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Intra-cerebellar schwannoma with various degenerative changes: a case report and a systematic review

Abstract

Background

Intra-cranial schwannomas account for less than 8% of brain tumors, among which more than 80% arise from the vestibular nerve. Intra-cerebellar schwannomas are extremely rare. Several cases have been previously reported but without remarkable degenerative changes on histology.

Case presentation

A 61-year-old man presented with worsening disorientation, and an imaging study revealed a cystic lesion (6.5 cm in the largest diameter) in the left hemisphere of the cerebellum accompanied by a mural nodule (2.5 cm) located just inside the skull with enhancement and focal calcification, in addition to hydrocephalus. The lesion was more than 5 mm from the left acoustic nerve. The patient underwent gross total resection. Pathological examination revealed remarkable degenerative changes with various morphological features. Tumor cells were pleomorphic with rich cytoplasm containing numerous eosinophilic granules. Blood vessels and extracellular matrix showed remarkable hyalinization. Immunohistochemical staining revealed that the tumor cells were positive for S-100 protein and negative for Olig2. The tumor was diagnosed as a schwannoma with marked degenerative changes.

Conclusions

The present case is discussed with reference to a systematic review of previous reports of intra-cerebellar schwannoma. Intra-cerebellar schwannoma should be included in the differential diagnosis of cystic lesions with heterogeneous histopathological morphology in the cerebellum.

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Introduction

Schwannoma, also known as neurilemoma or neurinoma, is a benign nerve sheath tumor arising from differentiated Schwann cells [1, 2]. Intra-cranial schwannomas account for 5–8% of intra-cranial tumors [2], and approximately 90% of them arise in cerebellopontine angles in relation to the vestibular nerve. Sub-tentorial intra-cerebral schwannomas are very rare, and to date, only 20 cases of cerebellar schwannomas have been reported in the English literature [3,4,5,6,7,8,9,10,11,12,13,14,15,16,17,18]. In this report, we present a case of schwannoma, without a family history of neurofibromatosis, arising within the cerebellar hemisphere with remarkable degenerative changes on histology.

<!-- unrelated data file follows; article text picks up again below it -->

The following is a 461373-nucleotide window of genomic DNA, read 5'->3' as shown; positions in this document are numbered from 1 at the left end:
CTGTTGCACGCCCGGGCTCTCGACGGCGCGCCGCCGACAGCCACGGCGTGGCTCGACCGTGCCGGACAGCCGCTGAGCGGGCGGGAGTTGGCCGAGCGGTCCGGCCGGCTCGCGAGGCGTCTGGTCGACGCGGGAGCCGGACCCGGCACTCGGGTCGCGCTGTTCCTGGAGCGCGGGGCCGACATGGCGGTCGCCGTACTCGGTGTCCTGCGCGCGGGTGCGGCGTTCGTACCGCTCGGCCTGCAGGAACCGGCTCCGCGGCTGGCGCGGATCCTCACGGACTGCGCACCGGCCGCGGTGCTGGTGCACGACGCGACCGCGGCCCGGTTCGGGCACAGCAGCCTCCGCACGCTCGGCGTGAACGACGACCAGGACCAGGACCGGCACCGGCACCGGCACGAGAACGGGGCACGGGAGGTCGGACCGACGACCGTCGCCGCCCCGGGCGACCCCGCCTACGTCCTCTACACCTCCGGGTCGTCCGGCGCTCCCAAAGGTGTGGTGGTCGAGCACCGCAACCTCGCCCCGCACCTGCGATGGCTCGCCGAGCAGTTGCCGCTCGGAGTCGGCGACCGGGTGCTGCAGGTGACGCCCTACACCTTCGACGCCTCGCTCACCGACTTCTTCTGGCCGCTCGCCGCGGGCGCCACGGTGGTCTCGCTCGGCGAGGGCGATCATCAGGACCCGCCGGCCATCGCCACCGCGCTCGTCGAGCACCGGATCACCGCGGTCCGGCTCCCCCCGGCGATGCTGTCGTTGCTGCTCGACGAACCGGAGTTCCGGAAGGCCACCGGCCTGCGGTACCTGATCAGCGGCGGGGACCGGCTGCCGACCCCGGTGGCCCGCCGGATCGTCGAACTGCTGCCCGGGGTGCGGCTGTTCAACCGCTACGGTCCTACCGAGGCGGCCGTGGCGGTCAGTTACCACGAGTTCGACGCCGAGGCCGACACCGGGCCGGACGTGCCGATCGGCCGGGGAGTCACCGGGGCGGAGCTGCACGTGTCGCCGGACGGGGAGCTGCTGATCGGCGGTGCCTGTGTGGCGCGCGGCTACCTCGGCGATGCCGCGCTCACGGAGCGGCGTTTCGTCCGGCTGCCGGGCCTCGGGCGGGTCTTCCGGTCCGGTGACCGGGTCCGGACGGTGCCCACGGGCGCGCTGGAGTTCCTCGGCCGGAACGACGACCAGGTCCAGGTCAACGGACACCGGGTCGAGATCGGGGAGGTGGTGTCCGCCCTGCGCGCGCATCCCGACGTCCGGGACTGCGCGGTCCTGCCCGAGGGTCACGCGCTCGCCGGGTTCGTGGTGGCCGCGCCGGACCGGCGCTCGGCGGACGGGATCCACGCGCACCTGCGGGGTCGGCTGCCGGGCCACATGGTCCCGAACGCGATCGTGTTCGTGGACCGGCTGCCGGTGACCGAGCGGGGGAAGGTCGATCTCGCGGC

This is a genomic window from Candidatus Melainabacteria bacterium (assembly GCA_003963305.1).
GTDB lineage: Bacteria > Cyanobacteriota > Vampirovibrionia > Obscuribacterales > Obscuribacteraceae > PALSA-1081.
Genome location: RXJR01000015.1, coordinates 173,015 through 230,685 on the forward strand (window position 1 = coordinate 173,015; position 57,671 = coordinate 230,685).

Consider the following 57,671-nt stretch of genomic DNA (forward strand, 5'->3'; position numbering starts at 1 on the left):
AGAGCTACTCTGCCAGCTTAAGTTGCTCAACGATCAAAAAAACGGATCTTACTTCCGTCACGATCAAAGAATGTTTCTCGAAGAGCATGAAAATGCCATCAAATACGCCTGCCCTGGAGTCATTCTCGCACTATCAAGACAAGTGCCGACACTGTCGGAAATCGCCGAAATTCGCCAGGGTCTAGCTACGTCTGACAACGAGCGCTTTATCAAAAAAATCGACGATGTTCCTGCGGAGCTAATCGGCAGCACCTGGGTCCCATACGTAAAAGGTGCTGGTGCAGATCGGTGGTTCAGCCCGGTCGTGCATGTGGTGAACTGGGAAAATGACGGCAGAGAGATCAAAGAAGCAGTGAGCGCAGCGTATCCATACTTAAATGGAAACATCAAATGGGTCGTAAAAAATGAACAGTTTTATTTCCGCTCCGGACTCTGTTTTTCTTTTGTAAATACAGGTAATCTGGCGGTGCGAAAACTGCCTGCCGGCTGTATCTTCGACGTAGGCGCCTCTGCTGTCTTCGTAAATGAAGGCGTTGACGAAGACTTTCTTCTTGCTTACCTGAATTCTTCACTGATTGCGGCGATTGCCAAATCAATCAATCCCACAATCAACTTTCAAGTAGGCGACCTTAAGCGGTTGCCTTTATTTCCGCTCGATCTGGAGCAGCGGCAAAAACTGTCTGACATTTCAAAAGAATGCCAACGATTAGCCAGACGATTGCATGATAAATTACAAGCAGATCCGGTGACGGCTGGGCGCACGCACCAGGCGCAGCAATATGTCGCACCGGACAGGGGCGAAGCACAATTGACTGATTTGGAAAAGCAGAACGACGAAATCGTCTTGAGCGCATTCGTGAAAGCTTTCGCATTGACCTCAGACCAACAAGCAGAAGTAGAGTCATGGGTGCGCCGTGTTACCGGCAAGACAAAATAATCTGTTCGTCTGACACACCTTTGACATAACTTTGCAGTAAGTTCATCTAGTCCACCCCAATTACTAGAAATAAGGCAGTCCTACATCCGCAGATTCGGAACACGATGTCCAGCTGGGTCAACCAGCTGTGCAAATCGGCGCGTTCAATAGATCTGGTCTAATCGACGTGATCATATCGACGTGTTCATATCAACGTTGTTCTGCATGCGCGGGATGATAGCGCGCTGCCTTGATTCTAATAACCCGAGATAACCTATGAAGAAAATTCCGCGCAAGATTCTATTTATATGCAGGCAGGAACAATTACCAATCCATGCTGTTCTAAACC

Case presentation

A few days after amputation of the left lower leg because of arteriosclerosis obliterans, a 61-year-old man presented with worsening disorientation and was referred to our institution. He had been undergoing treatment for hypertension and diabetes mellitus for around a year and undergoing artificial dialysis due to chronic renal failure for 4 years. He had no symptoms and no family history of neurofibromatosis. Neurological examination demonstrated disorientation in date and time, and finger-nose-finger and heel-knee-shin dysmetria on the left side but no hearing disturbance. A computed tomography scan revealed a cystic lesion (6.5 cm in the largest diameter) in the left hemisphere of the cerebellum with a mural nodule (2.5 cm) with enhancement and focal calcification, in addition to hydrocephalus (Fig. 1a, b). Magnetic resonance imaging demonstrated that the cystic lesion was hypointense on T1-weighted images and hyperintense on T2-weighted images (Fig. 1c, d). The tumor was well defined, and no peritumoral brain edema was observed. The lesion was more than 5 mm from the left acoustic nerves, and the nodular component was located just inside the skull. T2 star-weighted images showed hemorrhage within the cyst and in the mural nodule (Fig. 1e). Fluid-attenuated inversion-recovery images showed hydrocephalus with periventricular hyperintensity (Fig. 1f). Pre-operative differential diagnoses included hemangioblastoma, low-grade well-circumscribed glioma, and metastatic tumor of unknown primary origin. The patient underwent suboccipital craniotomy. The surface of the tumor was moderately swollen (Fig. 2a). The discharge of brownish fluid during drainage of the cystic component implied a history of intra-cystic bleeding. The tumor had feeders from the superior cerebellar artery, and most of the boundary was clear. The tumor was resected totally after detachment from the cerebellum (Fig. 2b). The post-operative clinical course was good, and hydrocephalus improved. A 5-year follow-up demonstrated no recurrence or neurological dysfunction.

Fig. 1
figure 1

Pre-operative images of computed tomography (CT) scans and magnetic resonance imaging (MRI). a CT revealed a cystic lesion with a mural nodule in the left hemisphere of the cerebellum. The lower panel shows a magnified image of the area within the red rectangle in the upper panel. The nodular component was accompanied by a high attenuated area, suggesting focal calcification. Hydrocephalus was associated with a shift of the fourth ventricle to the right. b Contrast-enhanced CT showed mild enhancement in the mural nodule. The lower panel shows a magnified image of the area within the red rectangle in the upper panel. c, d MRI demonstrated that the cystic lesion was hypointense on a T1-weighted image (c) and hyperintense on a T2-weighted image (d). The tumor was well-defined, and no peritumoral brain edema was present. e T2 star-weighted image shows a hemorrhage within the cyst and in the mural nodule. f Fluid-attenuated inversion recovery image shows hydrocephalus with periventricular hyperintensity

Fig. 2
figure 2

Macroscopic views of the cerebellar tumor. a The surface of the tumor was moderately swollen with a cystic component filled with brownish fluid, implying a history of intra-cystic bleeding. b The boundary of most of the tumor was clear. The tumor was resected totally after detachment from the cerebellum